Various students have been writing recently asking about whether I plan to update the faculty quality rankings, based on the Spring 2003 survey. I had planned to do so, but plans are one thing, and time is another. Right now, I hope to do it in the early fall. The truth is there haven't been that many significant changes in overall faculty quality since the Spring 2003 surveys that students interested in this data should be too concerned. (In fact, no purpose is served by yearly rankings of law schools, since they change at a rather glacial pace; one indication of the unreliability of the US News rankings is that the rank of some schools--such as Emory this year--change dramatically in a single year. Such changes inform us only about the stupidity of the ranking methodology, not about the academic or educational quality of the schools in question.)
On the overall rankings for faculty quality, the top clusters are pretty much the same: Yale dominates; Harvard, Chicago, and Stanford form the next cluster; then Columbia and NYU (though NYU has lost perhaps a bit of ground). Boalt and Virginia have taken some hits since 2003, while Texas and Penn have made some gains, but overall it's still the Boalt/Michigan/Texas/Virginia/Penn cluster. Cornell, Duke, Georgetown, Northwestern, USC, and UCLA are not much changed, though I'd guess that Duke and UCLA would fare a bit better, and Cornell, Northwestern, and USC a bit worse. But I'm fairly confident that it's uncontroversial among knowledgeable insiders that these 17 schools still dominate in faculty quality, with Vanderbilt, as before, on the cusp of the top group.
For the remainder of the top 40, my best (reasonably informed) guess is that a few schools have clearly improved in the interim (Illinois, Emory, Ohio State, William & Mary) and a few schools have weakened (Minnesota in particular, maybe others). (UPDATE: Although Minnesota has taken some significant hits in the last two years [Donald Dripps, David McGowan, etc.], there were more additions than I had recalled, including Peter Huang, Brad Karkkainen, and Kevin Reitz, among others. So it may be more of a wash since 2003 than I had originally thought.)
There would probably be more differences in the various specialty areas that were ranked in 2003. The ones worth flagging for prospective law students would probably be these:
(1) In the broad "Business Law" area, faculty strength at Yale, Texas, and Ohio State is improved, faculty strength at Cornell is weaker.
(2) In "Constitutional Law," Berkeley and Southern California are a bit weaker than in 2003.
(3) In "International and Comparative Law," Harvard, Michigan, and Duke are all improved, while Virginia and Chicago are a bit weaker.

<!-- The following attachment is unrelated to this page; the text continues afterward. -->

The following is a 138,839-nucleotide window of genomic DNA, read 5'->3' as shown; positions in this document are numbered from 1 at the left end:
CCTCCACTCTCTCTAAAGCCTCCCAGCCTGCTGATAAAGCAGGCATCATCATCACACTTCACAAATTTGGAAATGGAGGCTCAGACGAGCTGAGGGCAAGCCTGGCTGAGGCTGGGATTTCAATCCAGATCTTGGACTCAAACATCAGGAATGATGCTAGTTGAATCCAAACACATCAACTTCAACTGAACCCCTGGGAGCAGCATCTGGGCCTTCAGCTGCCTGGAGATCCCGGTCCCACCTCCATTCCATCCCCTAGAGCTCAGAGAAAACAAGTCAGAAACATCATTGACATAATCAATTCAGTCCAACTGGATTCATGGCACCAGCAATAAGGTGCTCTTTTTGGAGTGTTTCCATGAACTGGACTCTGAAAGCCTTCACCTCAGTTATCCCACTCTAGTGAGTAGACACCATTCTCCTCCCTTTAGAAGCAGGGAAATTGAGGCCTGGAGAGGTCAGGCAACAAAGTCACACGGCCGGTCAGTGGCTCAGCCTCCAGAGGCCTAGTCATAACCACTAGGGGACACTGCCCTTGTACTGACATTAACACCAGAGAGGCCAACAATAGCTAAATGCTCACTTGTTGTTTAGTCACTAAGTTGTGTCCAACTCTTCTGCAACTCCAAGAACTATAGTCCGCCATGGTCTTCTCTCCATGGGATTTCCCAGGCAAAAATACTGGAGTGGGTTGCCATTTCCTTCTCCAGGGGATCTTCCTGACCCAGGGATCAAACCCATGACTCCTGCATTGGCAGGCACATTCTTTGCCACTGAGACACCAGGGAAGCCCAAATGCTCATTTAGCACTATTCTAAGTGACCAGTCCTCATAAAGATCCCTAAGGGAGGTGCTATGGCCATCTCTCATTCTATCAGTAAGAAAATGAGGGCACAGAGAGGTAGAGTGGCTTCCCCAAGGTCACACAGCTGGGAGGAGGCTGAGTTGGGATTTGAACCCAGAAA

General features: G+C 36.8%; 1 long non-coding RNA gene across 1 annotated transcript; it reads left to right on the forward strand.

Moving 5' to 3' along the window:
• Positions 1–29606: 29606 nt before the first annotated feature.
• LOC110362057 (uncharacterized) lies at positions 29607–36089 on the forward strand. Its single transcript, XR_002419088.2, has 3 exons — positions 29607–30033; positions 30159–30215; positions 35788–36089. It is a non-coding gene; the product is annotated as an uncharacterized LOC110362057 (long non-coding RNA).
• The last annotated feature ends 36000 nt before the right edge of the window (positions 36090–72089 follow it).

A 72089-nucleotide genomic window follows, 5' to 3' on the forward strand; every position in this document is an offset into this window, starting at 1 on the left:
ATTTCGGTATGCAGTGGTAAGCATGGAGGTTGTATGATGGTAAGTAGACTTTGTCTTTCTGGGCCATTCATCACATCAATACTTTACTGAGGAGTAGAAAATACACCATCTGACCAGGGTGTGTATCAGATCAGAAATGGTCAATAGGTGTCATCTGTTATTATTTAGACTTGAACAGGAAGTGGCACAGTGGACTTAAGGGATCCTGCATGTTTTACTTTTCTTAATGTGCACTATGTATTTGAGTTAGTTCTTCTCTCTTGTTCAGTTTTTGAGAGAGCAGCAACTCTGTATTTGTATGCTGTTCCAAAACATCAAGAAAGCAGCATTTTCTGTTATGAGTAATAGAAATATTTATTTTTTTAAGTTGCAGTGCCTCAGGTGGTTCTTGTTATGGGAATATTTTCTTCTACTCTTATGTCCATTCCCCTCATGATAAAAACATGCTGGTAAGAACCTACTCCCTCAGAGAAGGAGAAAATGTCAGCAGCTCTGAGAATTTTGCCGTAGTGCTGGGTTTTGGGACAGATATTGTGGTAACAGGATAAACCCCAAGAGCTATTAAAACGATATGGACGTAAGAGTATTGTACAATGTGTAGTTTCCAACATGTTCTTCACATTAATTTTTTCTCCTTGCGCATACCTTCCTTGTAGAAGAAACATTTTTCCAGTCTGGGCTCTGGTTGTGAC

(4) In "Law and Philosophy," Penn and UCLA are improved, and NYU slightly less dominant than in 2003.
UPDATE: Roger Alford (Law, Pepperdine) points out to me that the overall ranking in the new US News is here. Unfortunately, this listing includes none of the underlying data (such as the 25th/75th LSAT and GPA scores of the entering class and the bar passage rates), which is the only information that has some utility for students. The most worrisome aspect of the new US News data (which should be on-line by Friday) is that it is now clear that the academic reputation survey component of the ranking is completely unhinged from any actual change in either faculty or student quality at the law schools in question. (A stunning example: UCLA, which made several significant faculty appointments last year, saw no change in its academic reputation score. Other schools in similar situations even saw their academic reputation scores decline! In general, the pattern is clear: the "peer reputation" scores among academics are basically gravitating towards the typical overall US News rank of the school, i.e., the "reputation" is being determined by the typical US News ranking which, itself, purports to be based in significant part (25%) on reputation. Talk about an echo chamber!) Orin Kerr (Law, George Washington) also comments here.
ANOTHER UPDATE: Even my esteemed friend Stephen Bainbridge (Law, UCLA) knows in his heart, of course, that Texas still has a better faculty than UCLA! UCLA was flat in academic reputation despite all their good appointments (ridiculous!), but we actually went down .1! Why? Clearly because we added Bernard Black in corporate law from Stanford and because my colleague Philip Bobbitt was elected to the American Academy of Arts & Sciences. No good achievement goes unpunished in US News!
AND ANOTHER UPDATE: More on the U.S. News "echo chamber" here.